Both Kate and Tamzin have failed to quote their TFNs to the trustee before the end of the income year. 

As both Kate and Tamzin failed to provide their TFN by the distribution time, a withholding obligation arose in respect of each $200 distribution.  In discharging this obligation, the trustee withheld from these distributions at the distribution time.

The operation of these amendments means that for each beneficiary the $200 distribution can be subtracted from the beneficiary’s total share of the net income of the trust (which is $500).  This means that for each beneficiary, the withholding obligation in respect of present entitlement will only extend to the remaining portion of the share.

Consequently, as both Kate and Tamzin have failed to quote their TFN by the end of the income year, the trustee has an additional withholding obligation for each beneficiary on their further entitlements of $300 (calculated as: $500 (total share) - $200 (the amount already withheld upon)). 

2.50               In summary, and subject to the exceptions explained above, an obligation on a trustee of a closely held trust to withhold under these amendments arises where:

•        the beneficiary receives a distribution from the trustee (which is wholly or partly ordinary or statutory income of the trust); or

•        at the end of the income year, the beneficiary is presently entitled to a share of income of the trust;

and in either case:

•        the beneficiary has not quoted their TFN to the trustee prior to either the making of the distribution or being presently entitled to a share of the income of the trust at the end of the year; and

•        the distribution or share is not subject to any of the special rules under these amendments (not a distribution or share in respect of section 98 of the ITAA 1936 or subject to trustee beneficiary reporting rules or family trust distribution tax). 

Amount to withhold

2.51               In accordance with existing subsection 15-10(2) of Schedule 1 the amount required to be withheld under this measure will be worked out under the regulations.  Accordingly, the following paragraphs are only indicative of the amounts intended to be withheld for each obligation.

2.52               The withholding rate intended to be applied for both obligations will be established under the regulations but is intended to match the ‘top rate’.  The top rate is defined under Subregulation 34(4) of the Taxation Administration Regulations 1976 as the sum of the highest rate specified in Part I of Schedule 7 to the Income Tax Rates Act 1986 and the rate of the levy specified in subsection 6(1) of the Medicare Levy Act 1986 .  This rate is currently applied for TFN withholding in respect of investments and is 46.5 per cent.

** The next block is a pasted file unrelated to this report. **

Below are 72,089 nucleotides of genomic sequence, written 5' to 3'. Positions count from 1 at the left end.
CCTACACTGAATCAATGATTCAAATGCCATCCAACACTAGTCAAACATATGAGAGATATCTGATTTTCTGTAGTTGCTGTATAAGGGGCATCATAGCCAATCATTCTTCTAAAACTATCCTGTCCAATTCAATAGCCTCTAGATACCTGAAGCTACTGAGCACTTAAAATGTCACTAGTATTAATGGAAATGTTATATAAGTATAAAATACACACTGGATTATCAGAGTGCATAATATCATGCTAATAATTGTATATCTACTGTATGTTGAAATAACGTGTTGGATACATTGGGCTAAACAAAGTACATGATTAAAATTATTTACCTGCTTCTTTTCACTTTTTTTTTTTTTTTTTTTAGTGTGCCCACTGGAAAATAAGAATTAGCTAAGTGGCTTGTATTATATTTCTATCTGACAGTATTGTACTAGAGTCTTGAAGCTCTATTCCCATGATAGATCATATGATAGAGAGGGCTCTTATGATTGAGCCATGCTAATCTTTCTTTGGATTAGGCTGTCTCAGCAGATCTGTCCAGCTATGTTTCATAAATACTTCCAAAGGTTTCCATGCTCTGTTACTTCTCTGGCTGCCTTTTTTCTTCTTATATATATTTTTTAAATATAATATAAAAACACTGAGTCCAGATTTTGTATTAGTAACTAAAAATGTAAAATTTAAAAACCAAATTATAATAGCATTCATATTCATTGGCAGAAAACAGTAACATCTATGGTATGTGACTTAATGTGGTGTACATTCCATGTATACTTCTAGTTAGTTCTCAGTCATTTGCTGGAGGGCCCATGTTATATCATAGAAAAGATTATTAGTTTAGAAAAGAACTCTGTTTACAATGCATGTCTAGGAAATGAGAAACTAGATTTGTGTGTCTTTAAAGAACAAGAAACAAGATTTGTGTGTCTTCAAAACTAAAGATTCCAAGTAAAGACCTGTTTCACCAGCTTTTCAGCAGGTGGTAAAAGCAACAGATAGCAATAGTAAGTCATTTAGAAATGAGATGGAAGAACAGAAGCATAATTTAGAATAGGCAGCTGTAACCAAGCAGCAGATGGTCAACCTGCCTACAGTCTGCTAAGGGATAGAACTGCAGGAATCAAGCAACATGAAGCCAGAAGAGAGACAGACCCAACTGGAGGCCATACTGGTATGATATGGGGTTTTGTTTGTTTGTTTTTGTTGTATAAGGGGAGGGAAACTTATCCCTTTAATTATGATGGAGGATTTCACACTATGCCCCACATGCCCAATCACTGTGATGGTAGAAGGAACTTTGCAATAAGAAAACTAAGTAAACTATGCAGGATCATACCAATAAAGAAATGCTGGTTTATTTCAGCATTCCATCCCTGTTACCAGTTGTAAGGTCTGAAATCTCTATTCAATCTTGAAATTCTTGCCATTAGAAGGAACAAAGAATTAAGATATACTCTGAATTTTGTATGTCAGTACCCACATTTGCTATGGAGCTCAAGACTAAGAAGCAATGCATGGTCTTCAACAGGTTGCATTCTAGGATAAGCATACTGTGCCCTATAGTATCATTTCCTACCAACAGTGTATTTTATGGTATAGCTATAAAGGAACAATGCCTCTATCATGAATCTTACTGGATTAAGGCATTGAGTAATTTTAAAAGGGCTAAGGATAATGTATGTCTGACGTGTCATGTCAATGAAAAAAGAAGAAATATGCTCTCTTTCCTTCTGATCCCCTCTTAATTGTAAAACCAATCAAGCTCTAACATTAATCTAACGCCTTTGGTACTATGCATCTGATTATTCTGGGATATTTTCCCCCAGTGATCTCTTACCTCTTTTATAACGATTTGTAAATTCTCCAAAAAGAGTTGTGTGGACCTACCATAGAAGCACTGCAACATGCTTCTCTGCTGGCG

The amount to withhold in respect of a distribution of trust income

2.53               Under this measure, where a withholding obligation arises from a distribution made during the income year, the amount to withhold will be quantified based on the distribution as a whole.  [Schedule 2, item 5, subsection 12-175(1)]

Amount to be withheld  =  D  ×  R

Where:

D  =  the distribution made to the beneficiary; and

R  =  the rate worked out under the regulations.

Example 2.7  

As in Example 2.4 the trustee of the Kretschmann Trust has a withholding obligation in regards to distributions made during the year to the beneficiary Regina.

On 23 September 2011, the trustee distributes $1,000 of trust income to Regina.  As a withholding obligation exists, the trustee of the Kretschmann Trust must withhold an amount calculated as 46.5 per cent of the value of the distribution.  This amount equates to a withholding of $465 from the distribution.

2.54               The withholding quantum is intended to apply to the full amount of the distribution made during the year in respect of the income for that income year, regardless of whether the distribution forms part of the share of the net income to which the beneficiary becomes presently entitled at the end of that income year. 

The amount to withhold in respect of present entitlement to trust income

2.55               Under this measure, where a withholding obligation arises in respect of present entitlement, the amount to withhold will be quantified on the beneficiary’s share of the net income of the trust.  [Schedule 2, item 5, subsection 12-180(1)]